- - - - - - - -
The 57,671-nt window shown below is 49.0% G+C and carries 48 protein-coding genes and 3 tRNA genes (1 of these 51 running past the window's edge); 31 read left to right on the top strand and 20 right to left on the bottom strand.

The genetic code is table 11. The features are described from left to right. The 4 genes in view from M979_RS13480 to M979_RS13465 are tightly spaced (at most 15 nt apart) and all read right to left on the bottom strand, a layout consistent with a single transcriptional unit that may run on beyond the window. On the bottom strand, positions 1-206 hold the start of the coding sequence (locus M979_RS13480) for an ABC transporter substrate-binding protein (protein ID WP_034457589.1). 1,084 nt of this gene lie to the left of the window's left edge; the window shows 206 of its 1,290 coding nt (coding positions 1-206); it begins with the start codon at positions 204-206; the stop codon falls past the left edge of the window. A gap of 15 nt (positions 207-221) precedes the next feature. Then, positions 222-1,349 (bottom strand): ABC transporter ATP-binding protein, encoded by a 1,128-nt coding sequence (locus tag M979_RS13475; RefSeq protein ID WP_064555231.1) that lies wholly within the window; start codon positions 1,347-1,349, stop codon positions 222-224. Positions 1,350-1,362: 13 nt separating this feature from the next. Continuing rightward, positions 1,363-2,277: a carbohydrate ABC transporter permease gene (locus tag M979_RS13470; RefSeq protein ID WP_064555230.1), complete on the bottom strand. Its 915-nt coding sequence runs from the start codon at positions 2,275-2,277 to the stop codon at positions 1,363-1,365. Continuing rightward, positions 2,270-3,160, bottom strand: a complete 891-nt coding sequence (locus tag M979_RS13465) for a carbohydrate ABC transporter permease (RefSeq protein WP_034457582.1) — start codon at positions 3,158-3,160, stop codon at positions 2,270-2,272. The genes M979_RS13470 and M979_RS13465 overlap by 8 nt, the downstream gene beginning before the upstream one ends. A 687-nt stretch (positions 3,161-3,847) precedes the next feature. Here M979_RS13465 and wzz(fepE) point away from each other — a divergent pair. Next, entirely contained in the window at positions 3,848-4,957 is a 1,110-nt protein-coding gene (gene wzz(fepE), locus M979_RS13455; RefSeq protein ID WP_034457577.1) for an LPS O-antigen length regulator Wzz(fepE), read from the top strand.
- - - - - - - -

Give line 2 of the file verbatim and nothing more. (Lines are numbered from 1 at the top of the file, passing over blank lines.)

The genetic code is table 11. The features are described from left to right. The 4 genes in view from M979_RS13480 to M979_RS13465 are tightly spaced (at most 15 nt apart) and all read right to left on the bottom strand, a layout consistent with a single transcriptional unit that may run on beyond the window. On the bottom strand, positions 1-206 hold the start of the coding sequence (locus M979_RS13480) for an ABC transporter substrate-binding protein (protein ID WP_034457589.1). 1,084 nt of this gene lie to the left of the window's left edge; the window shows 206 of its 1,290 coding nt (coding positions 1-206); it begins with the start codon at positions 204-206; the stop codon falls past the left edge of the window. A gap of 15 nt (positions 207-221) precedes the next feature. Then, positions 222-1,349 (bottom strand): ABC transporter ATP-binding protein, encoded by a 1,128-nt coding sequence (locus tag M979_RS13475; RefSeq protein ID WP_064555231.1) that lies wholly within the window; start codon positions 1,347-1,349, stop codon positions 222-224. Positions 1,350-1,362: 13 nt separating this feature from the next. Continuing rightward, positions 1,363-2,277: a carbohydrate ABC transporter permease gene (locus tag M979_RS13470; RefSeq protein ID WP_064555230.1), complete on the bottom strand. Its 915-nt coding sequence runs from the start codon at positions 2,275-2,277 to the stop codon at positions 1,363-1,365. Continuing rightward, positions 2,270-3,160, bottom strand: a complete 891-nt coding sequence (locus tag M979_RS13465) for a carbohydrate ABC transporter permease (RefSeq protein WP_034457582.1) — start codon at positions 3,158-3,160, stop codon at positions 2,270-2,272. The genes M979_RS13470 and M979_RS13465 overlap by 8 nt, the downstream gene beginning before the upstream one ends. A 687-nt stretch (positions 3,161-3,847) precedes the next feature. Here M979_RS13465 and wzz(fepE) point away from each other — a divergent pair. Next, entirely contained in the window at positions 3,848-4,957 is a 1,110-nt protein-coding gene (gene wzz(fepE), locus M979_RS13455; RefSeq protein ID WP_034457577.1) for an LPS O-antigen length regulator Wzz(fepE), read from the top strand.